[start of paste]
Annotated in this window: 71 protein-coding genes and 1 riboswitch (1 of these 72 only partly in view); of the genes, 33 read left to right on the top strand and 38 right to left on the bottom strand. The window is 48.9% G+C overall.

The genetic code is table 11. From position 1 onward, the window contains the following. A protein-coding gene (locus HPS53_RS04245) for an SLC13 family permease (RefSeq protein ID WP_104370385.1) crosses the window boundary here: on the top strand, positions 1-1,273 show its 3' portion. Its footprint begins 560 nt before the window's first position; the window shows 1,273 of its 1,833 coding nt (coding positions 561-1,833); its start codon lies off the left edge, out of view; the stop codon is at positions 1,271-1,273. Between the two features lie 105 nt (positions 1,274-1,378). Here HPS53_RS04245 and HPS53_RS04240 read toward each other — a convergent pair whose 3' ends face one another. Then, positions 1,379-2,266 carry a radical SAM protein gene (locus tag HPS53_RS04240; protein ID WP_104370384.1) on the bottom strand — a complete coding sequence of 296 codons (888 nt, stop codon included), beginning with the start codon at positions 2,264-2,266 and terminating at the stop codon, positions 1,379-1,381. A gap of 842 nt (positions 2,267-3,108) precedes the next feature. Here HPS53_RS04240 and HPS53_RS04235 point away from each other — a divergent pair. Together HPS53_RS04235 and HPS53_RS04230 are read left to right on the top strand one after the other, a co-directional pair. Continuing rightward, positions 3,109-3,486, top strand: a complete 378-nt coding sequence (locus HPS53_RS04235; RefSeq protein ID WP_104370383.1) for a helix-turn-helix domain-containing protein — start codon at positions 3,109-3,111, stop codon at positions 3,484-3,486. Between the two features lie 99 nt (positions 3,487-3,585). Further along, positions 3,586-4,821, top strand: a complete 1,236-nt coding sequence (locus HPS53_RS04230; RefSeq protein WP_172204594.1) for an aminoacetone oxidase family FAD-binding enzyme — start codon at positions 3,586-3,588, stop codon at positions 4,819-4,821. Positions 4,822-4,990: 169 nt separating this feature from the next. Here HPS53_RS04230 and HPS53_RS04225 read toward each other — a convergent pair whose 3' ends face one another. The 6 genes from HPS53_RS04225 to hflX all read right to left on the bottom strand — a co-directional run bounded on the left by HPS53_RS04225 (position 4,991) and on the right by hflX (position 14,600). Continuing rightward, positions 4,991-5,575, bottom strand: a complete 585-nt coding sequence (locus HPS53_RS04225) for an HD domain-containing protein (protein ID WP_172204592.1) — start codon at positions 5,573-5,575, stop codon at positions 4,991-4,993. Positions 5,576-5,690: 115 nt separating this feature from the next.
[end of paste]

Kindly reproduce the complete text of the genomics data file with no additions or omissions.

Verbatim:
Annotated in this window: 71 protein-coding genes and 1 riboswitch (1 of these 72 only partly in view); of the genes, 33 read left to right on the top strand and 38 right to left on the bottom strand. The window is 48.9% G+C overall.

The genetic code is table 11. From position 1 onward, the window contains the following. A protein-coding gene (locus HPS53_RS04245) for an SLC13 family permease (RefSeq protein ID WP_104370385.1) crosses the window boundary here: on the top strand, positions 1-1,273 show its 3' portion. Its footprint begins 560 nt before the window's first position; the window shows 1,273 of its 1,833 coding nt (coding positions 561-1,833); its start codon lies off the left edge, out of view; the stop codon is at positions 1,271-1,273. Between the two features lie 105 nt (positions 1,274-1,378). Here HPS53_RS04245 and HPS53_RS04240 read toward each other — a convergent pair whose 3' ends face one another. Then, positions 1,379-2,266 carry a radical SAM protein gene (locus tag HPS53_RS04240; protein ID WP_104370384.1) on the bottom strand — a complete coding sequence of 296 codons (888 nt, stop codon included), beginning with the start codon at positions 2,264-2,266 and terminating at the stop codon, positions 1,379-1,381. A gap of 842 nt (positions 2,267-3,108) precedes the next feature. Here HPS53_RS04240 and HPS53_RS04235 point away from each other — a divergent pair. Together HPS53_RS04235 and HPS53_RS04230 are read left to right on the top strand one after the other, a co-directional pair. Continuing rightward, positions 3,109-3,486, top strand: a complete 378-nt coding sequence (locus HPS53_RS04235; RefSeq protein ID WP_104370383.1) for a helix-turn-helix domain-containing protein — start codon at positions 3,109-3,111, stop codon at positions 3,484-3,486. Between the two features lie 99 nt (positions 3,487-3,585). Further along, positions 3,586-4,821, top strand: a complete 1,236-nt coding sequence (locus HPS53_RS04230; RefSeq protein WP_172204594.1) for an aminoacetone oxidase family FAD-binding enzyme — start codon at positions 3,586-3,588, stop codon at positions 4,819-4,821. Positions 4,822-4,990: 169 nt separating this feature from the next. Here HPS53_RS04230 and HPS53_RS04225 read toward each other — a convergent pair whose 3' ends face one another. The 6 genes from HPS53_RS04225 to hflX all read right to left on the bottom strand — a co-directional run bounded on the left by HPS53_RS04225 (position 4,991) and on the right by hflX (position 14,600). Continuing rightward, positions 4,991-5,575, bottom strand: a complete 585-nt coding sequence (locus HPS53_RS04225) for an HD domain-containing protein (protein ID WP_172204592.1) — start codon at positions 5,573-5,575, stop codon at positions 4,991-4,993. Positions 5,576-5,690: 115 nt separating this feature from the next.